African finance and health ministers, parliamentarians, civil society organizations, private sector and representatives of bilateral and multilateral development institutions, began a two-day meeting on health financing on Wednesday in Tunis.
Key issues on the agenda of the meeting include planning and budgeting for results, improving performance, health insurance, results-based financing, as well as sustainability of programs related to HIV/AIDS and maternal and child health.
The meeting was officially opened by Tanzania's finance minister, William Mgimwa, with Tunisia's Prime Minister, Hamadi Jebali; the Bank Group President Donald Kaberuka and the World Health Organisation Director General, Margaret Chan, as the main speakers.
The conference began with the hypothesis that better health leads to greater wealth and that improving the sector in the continent can be an essential driver for long-term economic development and growth.
Prime Minister Jebali said Tunisia has a vested interest in the conference dealing with health care.
He stated that good health is both factor on the demand and supply side of development economics. Healthy individuals live longer lives and are more productive and contribute to national income, job creation, and economic development and growth.
Some ministers shared their views on how the continent can draw lessons from current systems, to better understand how to forge consensus on raising awareness on successful experiences from Africa and promoting South-South learning.
In an interview on the sidelines of the conference, Côte d'Ivoire's health minister, Thérèse Ndri Yoman, explained that more attention should be given to the health care sector, to spur more growth in the continent. In her view, in addition to making good economic sense, wider investments in health care will help African countries fulfill their commitments to the fundamental values of safeguarding human health and life. "These commitments are the bedrock of our societies today," she observed.
For his part, Chadian health minister, Dr. Mamouth Nahor N'gawara, said that there are also clear additional social and political benefits derived from a healthy population. He lauded the African Development Bank for its big support to Chad in the health care sector. "Although difficult to express in monetary terms, the AfDB's health programmes have had significantly positive effects on the economic and well-being of individuals in Chad," he said. However, he encouraged the Bank to be more active in the sector.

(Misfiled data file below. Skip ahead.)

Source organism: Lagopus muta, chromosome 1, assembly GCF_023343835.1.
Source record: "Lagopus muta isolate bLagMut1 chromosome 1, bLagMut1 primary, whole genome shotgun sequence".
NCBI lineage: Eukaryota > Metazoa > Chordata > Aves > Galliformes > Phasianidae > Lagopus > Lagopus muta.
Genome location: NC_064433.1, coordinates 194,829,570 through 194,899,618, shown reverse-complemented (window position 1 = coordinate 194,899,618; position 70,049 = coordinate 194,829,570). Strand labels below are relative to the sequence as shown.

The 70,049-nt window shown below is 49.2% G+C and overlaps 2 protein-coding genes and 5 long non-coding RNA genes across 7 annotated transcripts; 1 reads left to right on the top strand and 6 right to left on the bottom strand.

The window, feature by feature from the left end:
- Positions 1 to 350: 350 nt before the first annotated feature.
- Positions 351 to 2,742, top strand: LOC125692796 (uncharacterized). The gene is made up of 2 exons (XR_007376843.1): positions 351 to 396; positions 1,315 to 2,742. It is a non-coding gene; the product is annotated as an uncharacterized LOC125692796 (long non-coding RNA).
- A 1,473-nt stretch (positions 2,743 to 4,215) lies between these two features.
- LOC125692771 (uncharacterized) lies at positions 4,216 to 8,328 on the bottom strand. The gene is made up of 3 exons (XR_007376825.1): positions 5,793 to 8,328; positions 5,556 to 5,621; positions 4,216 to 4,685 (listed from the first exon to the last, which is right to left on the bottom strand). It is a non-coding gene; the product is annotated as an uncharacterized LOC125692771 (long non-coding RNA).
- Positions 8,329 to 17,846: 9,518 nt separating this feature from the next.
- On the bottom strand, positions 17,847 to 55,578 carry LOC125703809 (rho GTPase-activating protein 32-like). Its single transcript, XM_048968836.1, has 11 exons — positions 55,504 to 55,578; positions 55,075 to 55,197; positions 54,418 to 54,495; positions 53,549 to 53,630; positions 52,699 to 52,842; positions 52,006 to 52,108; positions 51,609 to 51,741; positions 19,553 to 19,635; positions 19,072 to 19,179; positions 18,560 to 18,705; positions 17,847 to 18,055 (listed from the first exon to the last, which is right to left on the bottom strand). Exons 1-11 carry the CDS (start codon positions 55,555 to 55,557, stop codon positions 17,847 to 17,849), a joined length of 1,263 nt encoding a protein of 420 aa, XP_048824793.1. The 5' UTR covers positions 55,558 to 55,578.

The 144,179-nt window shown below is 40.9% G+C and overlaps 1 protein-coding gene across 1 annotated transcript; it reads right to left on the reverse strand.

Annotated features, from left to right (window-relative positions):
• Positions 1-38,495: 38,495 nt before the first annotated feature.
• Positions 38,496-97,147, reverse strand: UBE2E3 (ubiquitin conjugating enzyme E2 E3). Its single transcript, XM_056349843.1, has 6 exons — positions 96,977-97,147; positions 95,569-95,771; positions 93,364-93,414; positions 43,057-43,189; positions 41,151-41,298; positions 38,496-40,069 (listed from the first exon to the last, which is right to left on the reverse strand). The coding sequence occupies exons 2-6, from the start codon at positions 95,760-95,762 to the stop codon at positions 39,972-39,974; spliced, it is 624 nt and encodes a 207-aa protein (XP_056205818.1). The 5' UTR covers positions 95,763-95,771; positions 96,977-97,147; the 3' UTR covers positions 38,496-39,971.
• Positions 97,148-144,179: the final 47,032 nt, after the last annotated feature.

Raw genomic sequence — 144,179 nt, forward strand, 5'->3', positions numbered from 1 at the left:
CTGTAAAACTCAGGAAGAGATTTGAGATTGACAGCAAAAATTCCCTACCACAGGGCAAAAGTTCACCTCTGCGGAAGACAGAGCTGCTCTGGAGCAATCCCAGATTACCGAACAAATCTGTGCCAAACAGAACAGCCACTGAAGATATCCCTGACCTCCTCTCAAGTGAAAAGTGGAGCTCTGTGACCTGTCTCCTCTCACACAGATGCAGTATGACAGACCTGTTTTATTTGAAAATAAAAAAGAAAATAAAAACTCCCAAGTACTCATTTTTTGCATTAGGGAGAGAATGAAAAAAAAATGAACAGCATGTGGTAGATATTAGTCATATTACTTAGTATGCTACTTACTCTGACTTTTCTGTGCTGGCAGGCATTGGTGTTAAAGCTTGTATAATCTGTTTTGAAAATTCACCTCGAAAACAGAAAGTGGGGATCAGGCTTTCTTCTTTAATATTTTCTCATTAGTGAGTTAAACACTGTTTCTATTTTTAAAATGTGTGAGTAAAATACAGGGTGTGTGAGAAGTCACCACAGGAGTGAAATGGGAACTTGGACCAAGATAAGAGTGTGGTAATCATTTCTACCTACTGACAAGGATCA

Also contributing to the debate, Gambia's finance minister, Kolley Abdou, explained that healthy people in the continent should be seen as a s source of wealth. The African Development Bank should continue to play its development role, by contributing to improve health. Drawing examples from many cultures, Mr. Abdou said: "Health is wealth in terms of human well-being and also in terms of wealth creation.
Madagascar's finance and budget minister, Hery martial Rajaonarimampianina, for his part, said his country has identified the people's health as one of the most robust and potent drivers of economic growth, with improved health generating significant economic benefits for individuals and families as well as their communities and the society at large. He added that: "Improving the health of girls and women in the continent in particular will have a significant impact on poverty reduction, since they make up 60 per cent of the continent's poorest people."
The high-level ministerial conference is organized by the Harmonization for Health in Africa mechanism (HHA), in collaboration with the African Development Bank, the African Union (AU) and the United Nations Economic Commission for Africa (UNECA). The meeting is focusing on the urgent need to get the best out of available resources in order to accelerate progress towards attaining the health MDGs and beyond.
The conference is expected to adopt a framework for engagement and action, which would be used by governments to engage relevant stakeholders in concrete programmes to improve health care.
The AfDB's Human Development Department Director, Agnes Soucat, the conference will stimulate dialogue and enhance leadership and collaboration between ministries of finance and health as well as other national stakeholders like parliamentary committees, civil society, professional associations and employer organizations.